Dentally-anxious children to be helped using CBT in £1.6 million study

One third of children have a fear of the dentist – but now a study will look to see whether CBT can help to combat anxietyOne third of children have a fear of the dentist – but now a study will look to see whether CBT can help to combat anxiety.

Becoming dentally anxious as a child can often result in poor oral health and dental complications.

As a result, a new study will investigate whether dental anxiety can be alleviated using cognitive behavioural therapy (CBT).

Led by the University of Sheffield and Sheffield Teaching Hospitals, the research is funded by a £1.6 million grant from the National Institute for Health Research (NIHR).

The study will look into whether child-friendly resources will help children complete their treatment at a practice rather than in hospitals under sedation or general anaesthetic.

Nothing to stop fear

Professor Zoe Marshman is from the University of Sheffield’s School of Clinical Dentistry. She is also the principal investigator of the study.

‘Dental anxiety is very common in children. It can lead to poor oral health, more tooth decay and extractions,’ she said.

‘Traditionally, children with dental anxiety have been referred by high street dentists to specialist services for sedation or general anaesthetic.

‘This approach does nothing to stop their fear. They may go on to spend a lifetime avoiding the dentist. Therefore a simple and cost-effective way of helping dentally anxious children is desperately needed.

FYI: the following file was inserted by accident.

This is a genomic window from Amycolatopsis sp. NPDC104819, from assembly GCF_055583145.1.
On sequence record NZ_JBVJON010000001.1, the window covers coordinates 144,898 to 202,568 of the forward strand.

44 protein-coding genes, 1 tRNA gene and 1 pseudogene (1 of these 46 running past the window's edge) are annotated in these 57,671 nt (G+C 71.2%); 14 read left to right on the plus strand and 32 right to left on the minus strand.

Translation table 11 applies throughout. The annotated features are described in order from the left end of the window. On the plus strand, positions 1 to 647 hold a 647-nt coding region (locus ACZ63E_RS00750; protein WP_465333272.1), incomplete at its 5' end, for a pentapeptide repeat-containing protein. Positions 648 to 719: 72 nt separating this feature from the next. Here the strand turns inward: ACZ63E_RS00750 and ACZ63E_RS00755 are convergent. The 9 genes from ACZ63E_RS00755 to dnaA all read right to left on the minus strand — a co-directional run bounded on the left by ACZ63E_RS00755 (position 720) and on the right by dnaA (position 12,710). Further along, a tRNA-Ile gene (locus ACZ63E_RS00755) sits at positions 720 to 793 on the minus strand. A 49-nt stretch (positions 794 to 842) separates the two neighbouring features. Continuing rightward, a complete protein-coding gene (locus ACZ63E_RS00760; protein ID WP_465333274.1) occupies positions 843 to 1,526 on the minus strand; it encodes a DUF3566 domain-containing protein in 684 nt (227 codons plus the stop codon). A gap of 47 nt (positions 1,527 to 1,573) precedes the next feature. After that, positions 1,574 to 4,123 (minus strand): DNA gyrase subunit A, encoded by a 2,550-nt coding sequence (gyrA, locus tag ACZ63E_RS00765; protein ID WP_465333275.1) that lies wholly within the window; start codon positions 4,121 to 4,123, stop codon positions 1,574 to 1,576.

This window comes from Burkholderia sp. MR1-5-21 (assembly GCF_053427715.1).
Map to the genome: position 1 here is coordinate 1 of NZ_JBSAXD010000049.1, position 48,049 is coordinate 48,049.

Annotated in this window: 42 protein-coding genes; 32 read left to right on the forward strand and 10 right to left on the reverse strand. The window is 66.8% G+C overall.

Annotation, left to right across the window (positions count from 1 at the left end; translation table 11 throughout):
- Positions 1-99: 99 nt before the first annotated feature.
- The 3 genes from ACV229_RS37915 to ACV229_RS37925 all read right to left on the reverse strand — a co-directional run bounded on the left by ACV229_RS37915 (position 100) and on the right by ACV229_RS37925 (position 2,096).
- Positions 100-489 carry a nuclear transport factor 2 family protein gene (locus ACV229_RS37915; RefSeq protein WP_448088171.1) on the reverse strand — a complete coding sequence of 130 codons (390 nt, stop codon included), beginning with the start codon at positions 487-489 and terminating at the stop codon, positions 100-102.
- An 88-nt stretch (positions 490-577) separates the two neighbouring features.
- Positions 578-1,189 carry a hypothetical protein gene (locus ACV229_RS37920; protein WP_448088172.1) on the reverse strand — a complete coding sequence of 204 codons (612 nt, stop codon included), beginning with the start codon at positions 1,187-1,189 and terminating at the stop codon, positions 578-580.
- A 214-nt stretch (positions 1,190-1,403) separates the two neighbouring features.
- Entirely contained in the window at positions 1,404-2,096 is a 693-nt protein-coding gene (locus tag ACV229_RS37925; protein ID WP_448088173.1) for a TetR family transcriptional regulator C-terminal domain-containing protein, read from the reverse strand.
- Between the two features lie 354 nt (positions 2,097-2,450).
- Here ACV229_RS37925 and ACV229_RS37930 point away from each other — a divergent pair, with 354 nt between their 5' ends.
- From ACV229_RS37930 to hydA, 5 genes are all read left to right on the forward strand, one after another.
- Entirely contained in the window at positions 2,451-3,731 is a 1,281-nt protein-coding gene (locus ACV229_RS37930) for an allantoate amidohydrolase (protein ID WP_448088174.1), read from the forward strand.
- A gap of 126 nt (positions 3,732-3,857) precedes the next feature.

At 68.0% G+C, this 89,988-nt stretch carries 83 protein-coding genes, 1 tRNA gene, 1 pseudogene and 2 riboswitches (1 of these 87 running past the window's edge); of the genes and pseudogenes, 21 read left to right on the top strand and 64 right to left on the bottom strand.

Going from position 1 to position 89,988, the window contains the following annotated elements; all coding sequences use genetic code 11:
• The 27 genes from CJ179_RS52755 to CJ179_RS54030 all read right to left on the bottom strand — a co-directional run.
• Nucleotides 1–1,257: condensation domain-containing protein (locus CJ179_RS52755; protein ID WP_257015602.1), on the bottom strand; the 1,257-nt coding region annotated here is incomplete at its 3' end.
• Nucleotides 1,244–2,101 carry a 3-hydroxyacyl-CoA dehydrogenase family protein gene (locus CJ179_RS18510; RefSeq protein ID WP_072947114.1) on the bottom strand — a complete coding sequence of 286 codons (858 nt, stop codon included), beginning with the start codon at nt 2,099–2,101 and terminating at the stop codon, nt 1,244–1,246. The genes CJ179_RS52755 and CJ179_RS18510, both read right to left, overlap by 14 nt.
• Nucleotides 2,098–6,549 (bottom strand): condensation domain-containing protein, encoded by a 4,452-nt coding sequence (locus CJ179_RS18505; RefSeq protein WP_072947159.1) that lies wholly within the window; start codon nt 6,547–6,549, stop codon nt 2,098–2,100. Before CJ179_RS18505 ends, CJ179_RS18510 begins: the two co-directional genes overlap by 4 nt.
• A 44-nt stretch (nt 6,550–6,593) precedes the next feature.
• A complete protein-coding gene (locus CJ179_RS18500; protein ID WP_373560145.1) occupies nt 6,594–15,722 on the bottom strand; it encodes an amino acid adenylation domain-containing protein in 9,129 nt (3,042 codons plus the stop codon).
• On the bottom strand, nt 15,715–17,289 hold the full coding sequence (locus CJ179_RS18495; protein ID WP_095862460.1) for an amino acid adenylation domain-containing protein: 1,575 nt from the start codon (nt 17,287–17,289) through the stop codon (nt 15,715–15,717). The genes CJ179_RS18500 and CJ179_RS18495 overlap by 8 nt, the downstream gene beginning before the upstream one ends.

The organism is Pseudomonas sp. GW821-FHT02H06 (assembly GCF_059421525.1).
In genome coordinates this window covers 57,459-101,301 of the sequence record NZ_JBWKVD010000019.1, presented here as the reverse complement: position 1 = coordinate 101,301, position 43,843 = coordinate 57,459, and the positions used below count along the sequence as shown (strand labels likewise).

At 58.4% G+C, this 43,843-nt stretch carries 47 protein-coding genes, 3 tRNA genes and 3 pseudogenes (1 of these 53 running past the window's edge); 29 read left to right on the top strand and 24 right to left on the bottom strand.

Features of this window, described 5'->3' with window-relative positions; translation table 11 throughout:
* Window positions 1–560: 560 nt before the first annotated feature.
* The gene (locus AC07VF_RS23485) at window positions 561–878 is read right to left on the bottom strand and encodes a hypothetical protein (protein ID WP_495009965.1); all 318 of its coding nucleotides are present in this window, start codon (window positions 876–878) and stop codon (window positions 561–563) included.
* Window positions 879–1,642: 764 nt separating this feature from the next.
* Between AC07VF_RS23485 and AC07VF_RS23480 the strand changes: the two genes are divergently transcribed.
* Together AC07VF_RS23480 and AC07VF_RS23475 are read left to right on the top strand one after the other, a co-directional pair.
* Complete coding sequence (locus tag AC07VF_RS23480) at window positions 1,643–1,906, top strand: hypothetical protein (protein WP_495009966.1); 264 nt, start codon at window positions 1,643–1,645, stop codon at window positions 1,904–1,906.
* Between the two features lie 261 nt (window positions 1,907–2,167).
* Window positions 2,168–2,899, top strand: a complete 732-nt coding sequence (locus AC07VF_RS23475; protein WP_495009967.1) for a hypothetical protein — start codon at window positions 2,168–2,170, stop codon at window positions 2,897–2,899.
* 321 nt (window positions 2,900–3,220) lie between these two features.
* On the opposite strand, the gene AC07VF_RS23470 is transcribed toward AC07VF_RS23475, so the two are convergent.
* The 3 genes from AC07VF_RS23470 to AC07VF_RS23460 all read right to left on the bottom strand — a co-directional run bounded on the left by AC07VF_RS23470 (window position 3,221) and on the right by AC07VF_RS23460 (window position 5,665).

‘If our study finds CBT resources delivered by dental professionals are effective, then children can be helped directly in high street dental practices without the need to travel for dental treatment in hospitals.’

She added: ‘This has the potential to help children who may otherwise spend a lifetime avoiding the dentist and ignoring potentially serious oral problems. It may also result in cost savings for the NHS.’

CBT approach

Involving 600 children from 30 different dental practices across England and Wales, Professor Marshman will work on an approach to work out why a child is anxious. The team will also provide activities to help them manage and make communication with the dentist easier.

The researchers are looking to recruit 60 dentists to take part in the study. It will take place in September 2021.

Those interested in taking part can contact [email protected] for more information.

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